After injuring his sternoclavicular joint in last year’s championship at Erin Hills, Furyk wondered whether he would be ready for the challenges presented by the 7,431-yard course.
“I’ve been battling an injury in the center of my chest and collarbone,” Furyk said. “I hurt myself in last year’s U.S. Open hitting out of some rough. It took me a long time just to be able to play golf again, to be honest with you.
“Now that I’m playing, I’m not sure I’m 100 percent. I’m feeling good. When I say not 100 percent, I’m still not hitting the ball. I’m hitting it harder, but I’m not hitting the ball as hard as I would like to, especially with my longer clubs, with the long irons, the woods, driver. I’m not in any pain and feeling like I’m getting speed back.”
Furyk’s average drive of 278.4-yards ranked 65th after three rounds. After each day, his fairways hit improved from eight of 14 on Thursday to 13 of 14 on Saturday—33rd overall.
But the veteran’s putter was money. Furyk was third among the 67 golfers who made the cut when it came to putts-per-greens-in-regulation with an average of 1.57. Consistency was key in Furyk shooting 2 over on Saturday afternoon when the wind parched the greens, leaving the surfaces slick and crusty. Furyk posted four bogeys on his card, but no doubles.
Furyk’s putter—and patience—saved him around greens that drew the ire of many competitors over the first three rounds.
“The pin placements have been very difficult this week,” Furyk said. “I would say on almost every green -- not every green. Nine and 18 are pretty -- you can kind of figure out where the hole locations are going to be. But on some of the more benign holes, if you gave me a dozen shots at where the pin location was going to be, there's a few pins I would not have picked this week. So it's been difficult.
“It's the U.S. Open. You know that they're trying to set this golf course up as close to the edge as possible.”
Unlike some of his fellow golfers, Furyk never let the course get to him. He just played the game.
“I’ve hit enough fairways, and I’ve kept the ball in play and got it around good enough to score,” Furyk said.
Still, the congenial golfer described the 15th Hole as “crusty and bumpy” after Saturday’s round.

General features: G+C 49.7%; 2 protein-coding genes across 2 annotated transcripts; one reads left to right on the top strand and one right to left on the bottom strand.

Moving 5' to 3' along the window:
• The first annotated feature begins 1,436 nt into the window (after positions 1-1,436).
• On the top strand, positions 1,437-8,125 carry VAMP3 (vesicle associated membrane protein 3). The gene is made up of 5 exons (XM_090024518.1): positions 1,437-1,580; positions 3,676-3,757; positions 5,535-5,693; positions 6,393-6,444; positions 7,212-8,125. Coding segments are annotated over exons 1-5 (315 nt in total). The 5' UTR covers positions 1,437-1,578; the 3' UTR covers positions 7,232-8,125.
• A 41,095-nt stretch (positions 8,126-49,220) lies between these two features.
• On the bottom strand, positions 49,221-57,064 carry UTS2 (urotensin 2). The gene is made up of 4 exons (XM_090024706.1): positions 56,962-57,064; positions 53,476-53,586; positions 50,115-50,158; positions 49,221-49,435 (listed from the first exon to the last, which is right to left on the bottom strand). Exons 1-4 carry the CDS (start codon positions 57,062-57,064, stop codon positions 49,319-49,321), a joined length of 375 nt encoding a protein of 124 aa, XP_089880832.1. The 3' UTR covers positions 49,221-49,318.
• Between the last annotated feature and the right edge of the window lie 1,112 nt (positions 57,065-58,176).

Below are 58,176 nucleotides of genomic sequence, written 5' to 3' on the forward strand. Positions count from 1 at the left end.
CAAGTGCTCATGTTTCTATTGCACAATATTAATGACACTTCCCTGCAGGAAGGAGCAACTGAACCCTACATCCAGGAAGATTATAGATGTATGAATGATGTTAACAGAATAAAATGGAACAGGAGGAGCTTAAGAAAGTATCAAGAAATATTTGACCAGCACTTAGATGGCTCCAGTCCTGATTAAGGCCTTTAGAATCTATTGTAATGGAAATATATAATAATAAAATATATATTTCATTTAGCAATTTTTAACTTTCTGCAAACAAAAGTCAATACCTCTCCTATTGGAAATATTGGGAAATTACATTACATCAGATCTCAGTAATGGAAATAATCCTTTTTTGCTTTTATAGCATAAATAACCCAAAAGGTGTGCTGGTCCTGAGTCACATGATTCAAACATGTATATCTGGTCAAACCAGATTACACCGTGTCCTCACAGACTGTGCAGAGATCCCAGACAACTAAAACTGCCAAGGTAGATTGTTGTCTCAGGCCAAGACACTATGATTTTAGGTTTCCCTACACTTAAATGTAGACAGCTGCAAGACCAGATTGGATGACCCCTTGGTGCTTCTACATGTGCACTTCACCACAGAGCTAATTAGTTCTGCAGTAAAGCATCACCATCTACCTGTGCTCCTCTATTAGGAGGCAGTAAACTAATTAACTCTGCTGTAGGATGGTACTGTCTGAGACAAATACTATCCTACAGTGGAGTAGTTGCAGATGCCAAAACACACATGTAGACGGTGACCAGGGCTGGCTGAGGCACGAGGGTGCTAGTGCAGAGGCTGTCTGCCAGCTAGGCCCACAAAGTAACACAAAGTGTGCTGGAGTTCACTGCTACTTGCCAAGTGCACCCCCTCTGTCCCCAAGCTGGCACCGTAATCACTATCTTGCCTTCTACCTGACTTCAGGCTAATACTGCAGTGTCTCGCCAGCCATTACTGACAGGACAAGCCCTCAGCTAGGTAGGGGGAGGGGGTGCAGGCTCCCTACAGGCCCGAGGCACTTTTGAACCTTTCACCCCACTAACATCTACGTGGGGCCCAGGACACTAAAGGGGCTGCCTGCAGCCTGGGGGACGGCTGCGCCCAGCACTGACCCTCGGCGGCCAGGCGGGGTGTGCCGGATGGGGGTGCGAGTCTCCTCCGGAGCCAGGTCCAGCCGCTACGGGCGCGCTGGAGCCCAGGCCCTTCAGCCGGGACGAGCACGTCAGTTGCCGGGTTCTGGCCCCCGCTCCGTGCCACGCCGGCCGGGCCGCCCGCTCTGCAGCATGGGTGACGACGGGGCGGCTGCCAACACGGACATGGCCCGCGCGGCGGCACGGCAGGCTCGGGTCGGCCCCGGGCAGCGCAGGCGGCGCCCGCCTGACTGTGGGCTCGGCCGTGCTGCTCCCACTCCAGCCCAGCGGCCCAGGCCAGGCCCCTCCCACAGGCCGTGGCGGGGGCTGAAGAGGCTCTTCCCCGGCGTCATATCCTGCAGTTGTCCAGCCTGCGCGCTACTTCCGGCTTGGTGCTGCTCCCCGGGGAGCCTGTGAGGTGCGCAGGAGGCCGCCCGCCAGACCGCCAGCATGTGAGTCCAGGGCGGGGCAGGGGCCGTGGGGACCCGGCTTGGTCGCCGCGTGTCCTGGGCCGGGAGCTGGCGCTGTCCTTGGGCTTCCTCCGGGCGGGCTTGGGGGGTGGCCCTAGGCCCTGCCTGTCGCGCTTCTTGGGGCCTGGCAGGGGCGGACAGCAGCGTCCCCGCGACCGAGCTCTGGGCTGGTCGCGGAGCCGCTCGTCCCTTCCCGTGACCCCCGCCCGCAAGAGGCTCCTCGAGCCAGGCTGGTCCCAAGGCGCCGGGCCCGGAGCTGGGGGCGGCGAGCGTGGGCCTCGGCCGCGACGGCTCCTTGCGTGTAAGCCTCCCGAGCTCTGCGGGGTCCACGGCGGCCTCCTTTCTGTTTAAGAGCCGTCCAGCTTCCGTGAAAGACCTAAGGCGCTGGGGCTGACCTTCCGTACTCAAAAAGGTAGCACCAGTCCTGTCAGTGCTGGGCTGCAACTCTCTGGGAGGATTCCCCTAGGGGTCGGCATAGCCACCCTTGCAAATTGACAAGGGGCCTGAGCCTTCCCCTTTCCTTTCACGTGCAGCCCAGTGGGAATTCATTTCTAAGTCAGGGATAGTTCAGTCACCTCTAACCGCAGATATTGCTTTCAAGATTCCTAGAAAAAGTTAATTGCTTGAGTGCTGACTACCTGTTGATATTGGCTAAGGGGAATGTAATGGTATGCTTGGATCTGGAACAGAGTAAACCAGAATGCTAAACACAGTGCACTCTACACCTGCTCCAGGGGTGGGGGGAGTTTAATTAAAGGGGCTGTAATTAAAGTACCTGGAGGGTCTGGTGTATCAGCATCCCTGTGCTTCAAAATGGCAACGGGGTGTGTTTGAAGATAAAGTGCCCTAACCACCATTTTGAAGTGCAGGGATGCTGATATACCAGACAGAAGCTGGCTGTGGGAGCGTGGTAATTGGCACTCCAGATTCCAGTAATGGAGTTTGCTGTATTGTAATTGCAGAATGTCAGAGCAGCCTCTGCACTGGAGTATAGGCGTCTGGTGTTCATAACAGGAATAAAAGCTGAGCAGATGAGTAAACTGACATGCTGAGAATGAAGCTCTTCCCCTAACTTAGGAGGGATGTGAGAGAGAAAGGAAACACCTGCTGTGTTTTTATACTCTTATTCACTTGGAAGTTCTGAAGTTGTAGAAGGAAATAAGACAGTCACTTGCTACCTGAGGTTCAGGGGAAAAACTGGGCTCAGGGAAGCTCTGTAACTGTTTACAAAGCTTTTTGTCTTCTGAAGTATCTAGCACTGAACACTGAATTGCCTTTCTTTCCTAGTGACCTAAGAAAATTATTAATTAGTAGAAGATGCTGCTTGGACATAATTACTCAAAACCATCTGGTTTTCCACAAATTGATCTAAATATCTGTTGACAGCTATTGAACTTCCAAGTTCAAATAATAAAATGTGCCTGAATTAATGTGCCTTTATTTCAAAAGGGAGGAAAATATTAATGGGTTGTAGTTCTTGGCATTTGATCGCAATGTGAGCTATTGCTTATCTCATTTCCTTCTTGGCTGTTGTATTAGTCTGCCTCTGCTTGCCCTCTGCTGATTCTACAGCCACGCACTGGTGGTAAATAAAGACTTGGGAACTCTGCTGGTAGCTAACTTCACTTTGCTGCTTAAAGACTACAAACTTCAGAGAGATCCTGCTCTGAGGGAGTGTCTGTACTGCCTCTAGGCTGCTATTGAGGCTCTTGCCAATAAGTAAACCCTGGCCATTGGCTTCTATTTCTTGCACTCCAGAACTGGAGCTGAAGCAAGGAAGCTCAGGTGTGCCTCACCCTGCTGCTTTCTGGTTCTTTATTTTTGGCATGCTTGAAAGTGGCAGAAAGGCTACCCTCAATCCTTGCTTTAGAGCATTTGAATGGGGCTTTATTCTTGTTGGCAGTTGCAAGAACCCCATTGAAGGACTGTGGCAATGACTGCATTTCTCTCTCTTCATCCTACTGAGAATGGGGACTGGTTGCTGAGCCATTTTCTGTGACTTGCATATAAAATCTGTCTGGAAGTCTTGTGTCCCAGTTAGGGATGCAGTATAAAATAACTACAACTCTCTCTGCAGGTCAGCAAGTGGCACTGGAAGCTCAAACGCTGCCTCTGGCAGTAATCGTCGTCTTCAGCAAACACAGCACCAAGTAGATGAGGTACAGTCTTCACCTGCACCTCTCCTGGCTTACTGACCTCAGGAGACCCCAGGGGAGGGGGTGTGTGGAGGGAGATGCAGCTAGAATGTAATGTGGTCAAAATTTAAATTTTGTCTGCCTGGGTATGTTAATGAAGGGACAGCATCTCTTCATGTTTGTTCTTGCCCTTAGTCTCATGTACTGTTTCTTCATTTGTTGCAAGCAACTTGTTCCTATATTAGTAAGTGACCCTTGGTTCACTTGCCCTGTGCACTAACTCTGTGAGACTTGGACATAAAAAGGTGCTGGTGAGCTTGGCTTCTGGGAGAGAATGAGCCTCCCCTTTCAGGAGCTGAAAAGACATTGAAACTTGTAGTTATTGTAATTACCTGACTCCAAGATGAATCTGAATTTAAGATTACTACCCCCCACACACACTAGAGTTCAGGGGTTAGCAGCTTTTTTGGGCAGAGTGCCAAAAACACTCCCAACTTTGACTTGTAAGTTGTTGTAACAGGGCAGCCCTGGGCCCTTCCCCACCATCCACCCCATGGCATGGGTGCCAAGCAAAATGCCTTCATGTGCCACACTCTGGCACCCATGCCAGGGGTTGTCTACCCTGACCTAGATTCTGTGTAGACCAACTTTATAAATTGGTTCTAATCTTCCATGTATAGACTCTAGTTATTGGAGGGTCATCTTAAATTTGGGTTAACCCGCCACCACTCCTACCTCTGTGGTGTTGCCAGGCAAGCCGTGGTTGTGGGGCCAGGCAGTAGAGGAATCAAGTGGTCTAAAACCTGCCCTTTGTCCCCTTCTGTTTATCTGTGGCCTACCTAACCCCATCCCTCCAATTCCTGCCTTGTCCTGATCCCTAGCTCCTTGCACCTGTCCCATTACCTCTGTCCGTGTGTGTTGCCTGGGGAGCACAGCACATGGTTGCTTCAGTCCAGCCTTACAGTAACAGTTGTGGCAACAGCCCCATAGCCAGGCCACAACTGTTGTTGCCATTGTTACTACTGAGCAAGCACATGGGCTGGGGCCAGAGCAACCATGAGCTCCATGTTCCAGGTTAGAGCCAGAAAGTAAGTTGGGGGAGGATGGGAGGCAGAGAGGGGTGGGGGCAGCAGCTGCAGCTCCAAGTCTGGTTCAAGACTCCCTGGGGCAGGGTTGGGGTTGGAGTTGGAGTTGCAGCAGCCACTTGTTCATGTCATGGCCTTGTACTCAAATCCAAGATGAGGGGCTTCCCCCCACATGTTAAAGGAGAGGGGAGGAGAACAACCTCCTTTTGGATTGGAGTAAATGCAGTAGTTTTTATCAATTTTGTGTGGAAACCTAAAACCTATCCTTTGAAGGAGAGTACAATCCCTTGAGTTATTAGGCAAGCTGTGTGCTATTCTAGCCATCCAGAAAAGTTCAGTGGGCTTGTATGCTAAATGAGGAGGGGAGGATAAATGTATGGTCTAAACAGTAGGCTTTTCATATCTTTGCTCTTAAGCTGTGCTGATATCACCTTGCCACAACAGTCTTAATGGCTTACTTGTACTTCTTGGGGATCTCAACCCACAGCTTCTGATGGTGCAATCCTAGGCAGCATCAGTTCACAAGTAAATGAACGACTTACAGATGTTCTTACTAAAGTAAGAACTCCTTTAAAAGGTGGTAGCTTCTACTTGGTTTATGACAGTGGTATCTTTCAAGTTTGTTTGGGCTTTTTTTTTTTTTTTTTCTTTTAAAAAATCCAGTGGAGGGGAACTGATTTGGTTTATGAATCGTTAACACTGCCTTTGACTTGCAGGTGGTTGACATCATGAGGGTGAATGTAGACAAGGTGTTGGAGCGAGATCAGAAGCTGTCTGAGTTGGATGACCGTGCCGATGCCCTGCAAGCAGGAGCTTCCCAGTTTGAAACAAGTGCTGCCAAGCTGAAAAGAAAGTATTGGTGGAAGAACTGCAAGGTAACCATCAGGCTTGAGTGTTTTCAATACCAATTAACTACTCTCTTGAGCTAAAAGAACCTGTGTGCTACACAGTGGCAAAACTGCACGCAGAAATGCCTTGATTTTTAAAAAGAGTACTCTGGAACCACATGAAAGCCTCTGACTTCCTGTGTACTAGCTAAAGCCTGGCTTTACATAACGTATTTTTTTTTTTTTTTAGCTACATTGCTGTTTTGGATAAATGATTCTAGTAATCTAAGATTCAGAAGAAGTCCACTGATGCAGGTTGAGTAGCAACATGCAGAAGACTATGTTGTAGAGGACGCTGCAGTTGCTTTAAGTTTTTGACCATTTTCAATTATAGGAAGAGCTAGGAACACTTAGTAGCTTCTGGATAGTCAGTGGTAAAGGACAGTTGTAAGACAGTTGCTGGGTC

“I’m pretty sure that 15 probably isn’t what they were looking for,” Furyk said.
He had a six-foot downhill putt for par on 15. Despite putting “as easy as (he) possibly could,” the ball rolled three feet past the hole. He accepted the bogey and moved on.
When asked when the last time he played under circumstances as tough as Saturday’s, Furyk answer was short and to the point.
“Thursday,” he replied.
The USGA “applied appropriate levels of water” to the greens after Saturday’s rounds and before play on Sunday to provide for better consistency similar to the conditions on Thursday. The greens are expected to be on average 10 to 12 inches slower than rounds 2 and 3. The USGA also created kinder hole locations for Sunday’s final round after reviewing the forecast and additional agronomic data.
The early rounds on Sunday already reflected the adjustments to the course. As well as Furyk played under the harshest conditions here at Shinnecock Hills, and with his game improving by the day, he feels relatively confident rolling into the final.
“We all put a lot of pressure on ourselves,” Furyk said. “I've been disappointed with the way I've played this year. Coming into a golf course like this, knowing how difficult the conditions can be and probably will be, you know, really just focusing on trying to get my game in shape and trying to be able to handle what's going to be in front of me.
“I got a special exemption this week and was very thankful for that and also kind of wanted to try to use that. You know, you look at it two ways. I wanted to kind of use that opportunity and hopefully make something out of it, and this week it's been fun. It was great to wake up this morning and kind of be like, you know, ‘I've got a 1:53 tee time.’ That's pretty cool on a weekend. Haven't been able to do it in a while.
“So I'll get that same opportunity tomorrow and looking forward to some rest and, you know, waking up with the juices flowing, being nervous again and having an opportunity.”
For Furyk, having an opportunity is enough.
(Jim Furyk putting: AP Photo/Frank Franklin II)